Cleared for Takeoff

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The study, however, leaves a lot of room for error. The most outlandish assumption is that a great deal of new money, also called "gross expenditures," will be brought to Broward County by tourists. But spring training games, in general, don't attract very many tourists. A study by John F. Zipp, a sociologist at the University of Wisconsin, indicates that only 5 percent of the visitors to Lee County in March 1994 were there to see the Minnesota Twins and the Boston Red Sox play baseball. Tourists may go to baseball games, but Zipp found that in most cases they were in the host city for other reasons and just happened to take in a game.

Most spring training fans live within 25 miles of the stadium -- which the Deloitte & Touche study acknowledges. As a result, the money spent on the ball games and game-related items is not "new" money, according to Zimbalist. If it isn't spent at the ballpark, it's spent instead on other recreational activities, he said. For example, if a family of four skips the beach on Saturday and hits the ball park instead, it will pay $36 for grandstand seats ($9 each), perhaps another $20 on food and sodas, $3 to park, and $1 for a program -- a total of $60 for the day. If the family had decided on the beach instead, it might have spent $25 for lunch, $25 to rent in-line skates or bicycles, and $10 to park -- also $60. So the money is being spent, with or without the ballpark.

"The gross expenditures approach is useless for answering any question related to whether the stadium will add to or subtract from the local economy," said Roger Noll, an economist at Stanford University who coauthored Sports, Jobs & Taxes with Zimbalist.

Another problem with the study is that it makes use of an exaggerated economic multiplier, which indicates the number of times that a dollar generated by an activity, in this case the ball game, is respent in a community. The idea is simple: If you buy a pizza for $12, the restaurant owner will put that money toward a variety of things, including salaries, ingredients to make more pizzas, and cash for his own expenditures, like shoes. In other words your money starts a ripple effect that helps the overall economy. The study predicts that each dollar spent in the renovated stadium, in particular, would be spent locally 2.352 times.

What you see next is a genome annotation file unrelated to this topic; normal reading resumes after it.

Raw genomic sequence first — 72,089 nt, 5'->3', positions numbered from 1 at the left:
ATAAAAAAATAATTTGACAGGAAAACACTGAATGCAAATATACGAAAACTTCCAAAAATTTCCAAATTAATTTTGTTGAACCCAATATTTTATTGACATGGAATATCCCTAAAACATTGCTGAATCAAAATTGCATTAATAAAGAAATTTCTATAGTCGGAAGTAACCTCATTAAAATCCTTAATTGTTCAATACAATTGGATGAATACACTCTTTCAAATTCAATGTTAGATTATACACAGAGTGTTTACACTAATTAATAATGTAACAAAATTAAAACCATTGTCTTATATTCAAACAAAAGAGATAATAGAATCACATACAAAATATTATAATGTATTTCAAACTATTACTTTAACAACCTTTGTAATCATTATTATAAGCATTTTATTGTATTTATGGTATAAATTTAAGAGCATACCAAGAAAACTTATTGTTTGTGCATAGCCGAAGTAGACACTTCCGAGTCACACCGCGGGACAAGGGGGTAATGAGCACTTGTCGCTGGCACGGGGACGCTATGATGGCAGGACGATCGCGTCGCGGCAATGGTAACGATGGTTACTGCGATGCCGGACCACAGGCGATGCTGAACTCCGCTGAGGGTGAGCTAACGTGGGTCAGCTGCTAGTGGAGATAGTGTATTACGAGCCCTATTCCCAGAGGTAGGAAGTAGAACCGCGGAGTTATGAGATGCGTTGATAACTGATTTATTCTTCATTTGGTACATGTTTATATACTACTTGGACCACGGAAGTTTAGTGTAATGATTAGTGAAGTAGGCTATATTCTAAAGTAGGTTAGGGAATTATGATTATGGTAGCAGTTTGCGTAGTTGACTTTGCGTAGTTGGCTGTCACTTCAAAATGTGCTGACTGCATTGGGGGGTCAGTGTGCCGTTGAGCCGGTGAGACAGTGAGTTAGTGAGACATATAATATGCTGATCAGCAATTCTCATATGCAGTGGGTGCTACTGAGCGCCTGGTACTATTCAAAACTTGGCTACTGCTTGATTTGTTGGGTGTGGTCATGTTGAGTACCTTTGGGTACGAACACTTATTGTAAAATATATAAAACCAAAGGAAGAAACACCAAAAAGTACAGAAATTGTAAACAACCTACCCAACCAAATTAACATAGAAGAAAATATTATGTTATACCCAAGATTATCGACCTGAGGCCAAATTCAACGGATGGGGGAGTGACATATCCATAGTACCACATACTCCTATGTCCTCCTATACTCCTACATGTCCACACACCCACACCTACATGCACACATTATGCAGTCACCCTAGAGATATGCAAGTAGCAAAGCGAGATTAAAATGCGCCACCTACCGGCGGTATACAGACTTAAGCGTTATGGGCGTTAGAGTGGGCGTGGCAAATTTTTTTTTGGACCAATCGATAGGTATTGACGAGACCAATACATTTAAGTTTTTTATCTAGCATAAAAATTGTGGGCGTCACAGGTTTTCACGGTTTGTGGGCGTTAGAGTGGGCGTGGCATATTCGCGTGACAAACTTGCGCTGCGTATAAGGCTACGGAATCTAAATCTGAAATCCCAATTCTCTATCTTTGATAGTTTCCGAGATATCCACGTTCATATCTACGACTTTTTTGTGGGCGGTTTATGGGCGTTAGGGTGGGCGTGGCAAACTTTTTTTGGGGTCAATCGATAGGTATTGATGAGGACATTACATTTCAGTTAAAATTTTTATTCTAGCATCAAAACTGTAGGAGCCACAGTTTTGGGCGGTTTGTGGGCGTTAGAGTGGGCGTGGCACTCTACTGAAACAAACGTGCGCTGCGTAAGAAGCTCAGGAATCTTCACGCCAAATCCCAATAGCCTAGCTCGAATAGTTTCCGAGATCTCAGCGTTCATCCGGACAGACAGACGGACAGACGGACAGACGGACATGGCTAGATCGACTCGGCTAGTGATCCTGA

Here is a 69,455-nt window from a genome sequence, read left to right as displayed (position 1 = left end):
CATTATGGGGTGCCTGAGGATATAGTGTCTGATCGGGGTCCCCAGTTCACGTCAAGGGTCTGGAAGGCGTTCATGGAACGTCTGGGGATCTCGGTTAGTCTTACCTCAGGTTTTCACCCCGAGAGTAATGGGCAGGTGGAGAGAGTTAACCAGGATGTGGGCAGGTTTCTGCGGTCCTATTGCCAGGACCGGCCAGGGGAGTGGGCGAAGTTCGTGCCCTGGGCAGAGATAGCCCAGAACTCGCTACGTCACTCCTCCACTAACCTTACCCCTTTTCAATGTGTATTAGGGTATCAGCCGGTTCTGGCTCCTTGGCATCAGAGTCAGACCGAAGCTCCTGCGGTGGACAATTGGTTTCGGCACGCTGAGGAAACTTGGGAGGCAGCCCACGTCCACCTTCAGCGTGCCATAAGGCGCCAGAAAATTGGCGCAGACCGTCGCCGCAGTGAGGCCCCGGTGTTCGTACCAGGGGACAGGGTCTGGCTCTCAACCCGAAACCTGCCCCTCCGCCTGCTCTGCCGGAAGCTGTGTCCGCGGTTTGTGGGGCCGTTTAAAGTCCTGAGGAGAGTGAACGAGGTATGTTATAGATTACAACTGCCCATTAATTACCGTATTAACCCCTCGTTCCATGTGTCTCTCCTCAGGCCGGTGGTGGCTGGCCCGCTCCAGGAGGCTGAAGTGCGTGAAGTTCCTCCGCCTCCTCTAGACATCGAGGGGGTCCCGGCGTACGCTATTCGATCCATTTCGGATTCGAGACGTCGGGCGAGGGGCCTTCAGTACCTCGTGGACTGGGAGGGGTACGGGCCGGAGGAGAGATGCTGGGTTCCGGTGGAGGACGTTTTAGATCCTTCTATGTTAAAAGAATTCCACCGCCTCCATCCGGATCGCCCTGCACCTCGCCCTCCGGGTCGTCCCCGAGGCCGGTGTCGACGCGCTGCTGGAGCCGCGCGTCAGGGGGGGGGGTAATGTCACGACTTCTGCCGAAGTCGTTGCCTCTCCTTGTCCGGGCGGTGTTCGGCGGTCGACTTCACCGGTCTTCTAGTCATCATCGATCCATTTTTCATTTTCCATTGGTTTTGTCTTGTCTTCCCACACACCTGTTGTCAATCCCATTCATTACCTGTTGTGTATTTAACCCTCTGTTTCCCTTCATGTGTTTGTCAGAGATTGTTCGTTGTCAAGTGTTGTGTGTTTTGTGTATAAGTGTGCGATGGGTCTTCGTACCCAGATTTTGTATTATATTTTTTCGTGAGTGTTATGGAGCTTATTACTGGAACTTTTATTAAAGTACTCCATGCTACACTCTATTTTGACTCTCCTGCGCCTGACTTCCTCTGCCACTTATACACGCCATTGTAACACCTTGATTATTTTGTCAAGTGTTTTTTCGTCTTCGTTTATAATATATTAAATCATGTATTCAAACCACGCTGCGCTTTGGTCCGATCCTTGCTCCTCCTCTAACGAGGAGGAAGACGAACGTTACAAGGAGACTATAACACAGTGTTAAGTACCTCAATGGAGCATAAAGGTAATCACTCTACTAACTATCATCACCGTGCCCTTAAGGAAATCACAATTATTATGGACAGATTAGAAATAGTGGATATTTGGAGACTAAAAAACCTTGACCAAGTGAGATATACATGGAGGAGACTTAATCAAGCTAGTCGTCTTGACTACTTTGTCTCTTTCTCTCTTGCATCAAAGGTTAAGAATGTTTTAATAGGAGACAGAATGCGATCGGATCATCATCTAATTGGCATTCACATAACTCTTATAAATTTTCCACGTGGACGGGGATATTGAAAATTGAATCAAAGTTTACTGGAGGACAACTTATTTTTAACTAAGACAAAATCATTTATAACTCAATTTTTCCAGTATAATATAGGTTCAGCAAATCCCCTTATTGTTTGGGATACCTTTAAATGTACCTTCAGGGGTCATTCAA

That number is "absurd," according to Zimbalist, because in the study the number is based, once again, on gross spending, which takes into account the kind of spending activity that only tourists would engage in.

"They haven't adjusted for the fact that some people who spend money in March may be coming to Fort Lauderdale for other reasons and going to baseball games [as a side trip]," Zimbalist says. "And then they multiply by a number that's way too large."

As for creating new jobs, Broward County's unemployment rate is already relatively low, at about 4.5 percent. While some unemployed residents could conceivably benefit from new stadium-related jobs, Noll says the county's rate is so negligible that the jobs would probably be filled by people in the existing work force. So, once again, the effect on the economy would be almost insignificant.

A few benefits not mentioned in the study are worth mentioning, because they directly affect some of the parties most interested in keeping the Orioles in Broward County. Fort Lauderdale's current lease with the Orioles, which expires after the 1998 season is over, includes the following city revenues and perks for city officials: 24 tickets (8 skybox and 16 box seats) for every home game and workout day; 60 complimentary passes for each game; 25 percent of gross admission receipts (the Yankees used to pay 15 percent); 50 percent of the scoreboard advertising revenue; 100 percent of advertising space sold off the field, in places like restrooms and near concession stands; and 100 percent of parking revenues, about $7500 a game (which the Yankees kept). Add to that all the "free" publicity Fort Lauderdale gets from regular sports coverage as well as the sunny ads aired on TV in snowy Baltimore this time of the year.

Of course, about a hundred yards from Fort Lauderdale Stadium, another sports-facility renovation is going on, and it isn't costing taxpayers a dime. Workers are frantically trying to get the old Lockhart Stadium in tiptop shape for the return of professional soccer to South Florida. On March 15 the Miami Fusion will open their season in a renovated Lockhart Stadium for just more than $4 million. Paid for with investor money, the updated facility will feature a refurbished field and skyboxes, a second press box, lighting designed to increase illumination of the field four-fold, upgraded locker rooms, a new sound system, and, at 21,000 seats, more than twice the stadium's original seating capacity, according to Fusion president Kenneth Horowitz. Add to that Fusion Park, a tailgate area outside the gates. Admittedly the Lockhart site is not ideal: An expanded facility would make room for a state-of-the-art clubhouse, bigger and better training rooms, and more offices and parking. But, at the moment, the Fusion don't have any more space. If they did, they'd be willing to spend even more than $4 million.

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Lucy Chabot